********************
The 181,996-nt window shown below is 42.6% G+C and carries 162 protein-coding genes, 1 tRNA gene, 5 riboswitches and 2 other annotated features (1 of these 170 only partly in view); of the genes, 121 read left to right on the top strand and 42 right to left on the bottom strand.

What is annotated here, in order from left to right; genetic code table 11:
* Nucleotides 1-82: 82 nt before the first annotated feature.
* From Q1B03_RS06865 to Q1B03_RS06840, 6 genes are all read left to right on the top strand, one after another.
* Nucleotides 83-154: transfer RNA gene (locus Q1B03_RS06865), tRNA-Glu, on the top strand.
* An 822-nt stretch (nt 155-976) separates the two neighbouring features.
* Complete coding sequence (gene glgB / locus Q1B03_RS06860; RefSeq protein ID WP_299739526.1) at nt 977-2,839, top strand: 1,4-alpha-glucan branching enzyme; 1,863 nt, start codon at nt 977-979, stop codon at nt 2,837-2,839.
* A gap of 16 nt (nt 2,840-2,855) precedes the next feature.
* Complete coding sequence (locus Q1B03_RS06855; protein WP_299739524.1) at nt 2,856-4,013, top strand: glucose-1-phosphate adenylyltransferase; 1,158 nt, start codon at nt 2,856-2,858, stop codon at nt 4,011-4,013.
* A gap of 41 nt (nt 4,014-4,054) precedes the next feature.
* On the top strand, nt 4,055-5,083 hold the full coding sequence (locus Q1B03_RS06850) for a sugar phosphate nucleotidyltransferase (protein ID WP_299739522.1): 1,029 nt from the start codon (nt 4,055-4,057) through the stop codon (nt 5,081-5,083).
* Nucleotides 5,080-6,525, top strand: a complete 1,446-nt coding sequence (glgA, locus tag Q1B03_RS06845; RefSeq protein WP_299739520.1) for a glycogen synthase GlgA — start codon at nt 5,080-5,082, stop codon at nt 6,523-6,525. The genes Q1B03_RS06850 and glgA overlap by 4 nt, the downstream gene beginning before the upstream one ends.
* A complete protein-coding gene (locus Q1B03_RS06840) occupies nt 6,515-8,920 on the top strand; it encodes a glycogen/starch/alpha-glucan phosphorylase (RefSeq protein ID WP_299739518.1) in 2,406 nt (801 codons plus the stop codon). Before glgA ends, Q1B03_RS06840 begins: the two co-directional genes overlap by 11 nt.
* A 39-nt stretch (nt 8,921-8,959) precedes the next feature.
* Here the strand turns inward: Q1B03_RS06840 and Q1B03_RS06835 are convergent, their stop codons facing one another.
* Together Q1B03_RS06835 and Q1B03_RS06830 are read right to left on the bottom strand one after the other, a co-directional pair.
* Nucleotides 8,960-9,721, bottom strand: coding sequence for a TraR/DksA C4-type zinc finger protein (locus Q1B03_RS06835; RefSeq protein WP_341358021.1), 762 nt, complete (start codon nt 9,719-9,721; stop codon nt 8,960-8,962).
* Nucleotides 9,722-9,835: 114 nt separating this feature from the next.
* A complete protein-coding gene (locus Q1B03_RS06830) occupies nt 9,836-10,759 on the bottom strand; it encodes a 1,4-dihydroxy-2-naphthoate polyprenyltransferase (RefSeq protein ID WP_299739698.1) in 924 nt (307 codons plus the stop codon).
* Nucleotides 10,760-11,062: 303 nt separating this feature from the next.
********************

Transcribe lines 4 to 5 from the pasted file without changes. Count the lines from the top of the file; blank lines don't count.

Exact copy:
* From Q1B03_RS06865 to Q1B03_RS06840, 6 genes are all read left to right on the top strand, one after another.
* Nucleotides 83-154: transfer RNA gene (locus Q1B03_RS06865), tRNA-Glu, on the top strand.